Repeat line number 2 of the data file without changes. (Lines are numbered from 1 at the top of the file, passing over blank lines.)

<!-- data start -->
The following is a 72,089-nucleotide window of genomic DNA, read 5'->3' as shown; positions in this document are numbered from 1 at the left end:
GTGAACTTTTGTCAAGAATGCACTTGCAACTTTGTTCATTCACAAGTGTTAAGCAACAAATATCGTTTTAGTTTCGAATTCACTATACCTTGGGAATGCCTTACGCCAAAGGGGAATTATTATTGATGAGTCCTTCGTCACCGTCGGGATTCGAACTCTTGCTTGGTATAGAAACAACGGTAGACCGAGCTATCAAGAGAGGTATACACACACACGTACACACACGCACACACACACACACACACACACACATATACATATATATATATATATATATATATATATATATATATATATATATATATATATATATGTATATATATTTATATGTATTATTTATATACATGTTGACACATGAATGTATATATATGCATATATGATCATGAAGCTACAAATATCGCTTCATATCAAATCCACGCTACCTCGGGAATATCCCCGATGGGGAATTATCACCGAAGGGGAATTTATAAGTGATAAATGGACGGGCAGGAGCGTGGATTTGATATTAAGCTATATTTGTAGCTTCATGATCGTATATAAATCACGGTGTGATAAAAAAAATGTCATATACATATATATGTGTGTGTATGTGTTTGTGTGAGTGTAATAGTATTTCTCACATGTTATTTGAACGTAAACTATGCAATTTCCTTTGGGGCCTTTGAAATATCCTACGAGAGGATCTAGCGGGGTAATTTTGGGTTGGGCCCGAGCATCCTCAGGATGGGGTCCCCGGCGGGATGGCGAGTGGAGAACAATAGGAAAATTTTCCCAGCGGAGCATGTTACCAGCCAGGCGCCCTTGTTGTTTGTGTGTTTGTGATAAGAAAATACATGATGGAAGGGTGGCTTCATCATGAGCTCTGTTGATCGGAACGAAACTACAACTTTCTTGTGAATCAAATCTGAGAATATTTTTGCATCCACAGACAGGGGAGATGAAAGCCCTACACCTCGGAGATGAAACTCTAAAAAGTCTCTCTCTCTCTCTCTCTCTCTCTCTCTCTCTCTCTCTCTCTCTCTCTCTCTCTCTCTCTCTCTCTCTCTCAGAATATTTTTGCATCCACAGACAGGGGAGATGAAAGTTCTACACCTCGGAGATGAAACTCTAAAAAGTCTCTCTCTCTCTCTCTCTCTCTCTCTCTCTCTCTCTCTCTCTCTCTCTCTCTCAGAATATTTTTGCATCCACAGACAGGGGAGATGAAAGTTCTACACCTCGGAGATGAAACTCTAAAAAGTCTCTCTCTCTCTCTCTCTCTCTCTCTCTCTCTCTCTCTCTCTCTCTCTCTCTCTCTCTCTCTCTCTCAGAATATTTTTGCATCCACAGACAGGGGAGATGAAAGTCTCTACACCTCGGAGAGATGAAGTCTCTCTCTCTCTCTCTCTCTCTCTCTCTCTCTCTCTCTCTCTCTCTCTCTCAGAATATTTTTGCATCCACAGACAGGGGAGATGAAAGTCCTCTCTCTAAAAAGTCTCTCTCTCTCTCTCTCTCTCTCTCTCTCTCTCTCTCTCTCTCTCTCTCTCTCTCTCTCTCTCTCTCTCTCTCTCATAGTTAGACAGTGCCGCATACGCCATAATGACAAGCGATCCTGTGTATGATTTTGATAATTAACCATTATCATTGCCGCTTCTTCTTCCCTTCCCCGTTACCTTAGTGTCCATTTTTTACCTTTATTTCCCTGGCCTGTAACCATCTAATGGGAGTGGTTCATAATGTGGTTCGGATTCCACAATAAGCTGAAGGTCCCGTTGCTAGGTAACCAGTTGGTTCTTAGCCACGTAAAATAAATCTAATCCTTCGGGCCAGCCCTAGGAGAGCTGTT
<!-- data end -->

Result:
GTGAACTTTTGTCAAGAATGCACTTGCAACTTTGTTCATTCACAAGTGTTAAGCAACAAATATCGTTTTAGTTTCGAATTCACTATACCTTGGGAATGCCTTACGCCAAAGGGGAATTATTATTGATGAGTCCTTCGTCACCGTCGGGATTCGAACTCTTGCTTGGTATAGAAACAACGGTAGACCGAGCTATCAAGAGAGGTATACACACACACGTACACACACGCACACACACACACACACACACACACATATACATATATATATATATATATATATATATATATATATATATATATATATATATATATATGTATATATATTTATATGTATTATTTATATACATGTTGACACATGAATGTATATATATGCATATATGATCATGAAGCTACAAATATCGCTTCATATCAAATCCACGCTACCTCGGGAATATCCCCGATGGGGAATTATCACCGAAGGGGAATTTATAAGTGATAAATGGACGGGCAGGAGCGTGGATTTGATATTAAGCTATATTTGTAGCTTCATGATCGTATATAAATCACGGTGTGATAAAAAAAATGTCATATACATATATATGTGTGTGTATGTGTTTGTGTGAGTGTAATAGTATTTCTCACATGTTATTTGAACGTAAACTATGCAATTTCCTTTGGGGCCTTTGAAATATCCTACGAGAGGATCTAGCGGGGTAATTTTGGGTTGGGCCCGAGCATCCTCAGGATGGGGTCCCCGGCGGGATGGCGAGTGGAGAACAATAGGAAAATTTTCCCAGCGGAGCATGTTACCAGCCAGGCGCCCTTGTTGTTTGTGTGTTTGTGATAAGAAAATACATGATGGAAGGGTGGCTTCATCATGAGCTCTGTTGATCGGAACGAAACTACAACTTTCTTGTGAATCAAATCTGAGAATATTTTTGCATCCACAGACAGGGGAGATGAAAGCCCTACACCTCGGAGATGAAACTCTAAAAAGTCTCTCTCTCTCTCTCTCTCTCTCTCTCTCTCTCTCTCTCTCTCTCTCTCTCTCTCTCTCTCTCTCTCTCTCAGAATATTTTTGCATCCACAGACAGGGGAGATGAAAGTTCTACACCTCGGAGATGAAACTCTAAAAAGTCTCTCTCTCTCTCTCTCTCTCTCTCTCTCTCTCTCTCTCTCTCTCTCTCTCTCAGAATATTTTTGCATCCACAGACAGGGGAGATGAAAGTTCTACACCTCGGAGATGAAACTCTAAAAAGTCTCTCTCTCTCTCTCTCTCTCTCTCTCTCTCTCTCTCTCTCTCTCTCTCTCTCTCTCTCTCTCTCTCAGAATATTTTTGCATCCACAGACAGGGGAGATGAAAGTCTCTACACCTCGGAGAGATGAAGTCTCTCTCTCTCTCTCTCTCTCTCTCTCTCTCTCTCTCTCTCTCTCTCTCTCAGAATATTTTTGCATCCACAGACAGGGGAGATGAAAGTCCTCTCTCTAAAAAGTCTCTCTCTCTCTCTCTCTCTCTCTCTCTCTCTCTCTCTCTCTCTCTCTCTCTCTCTCTCTCTCTCTCTCTCTCTCATAGTTAGACAGTGCCGCATACGCCATAATGACAAGCGATCCTGTGTATGATTTTGATAATTAACCATTATCATTGCCGCTTCTTCTTCCCTTCCCCGTTACCTTAGTGTCCATTTTTTACCTTTATTTCCCTGGCCTGTAACCATCTAATGGGAGTGGTTCATAATGTGGTTCGGATTCCACAATAAGCTGAAGGTCCCGTTGCTAGGTAACCAGTTGGTTCTTAGCCACGTAAAATAAATCTAATCCTTCGGGCCAGCCCTAGGAGAGCTGTT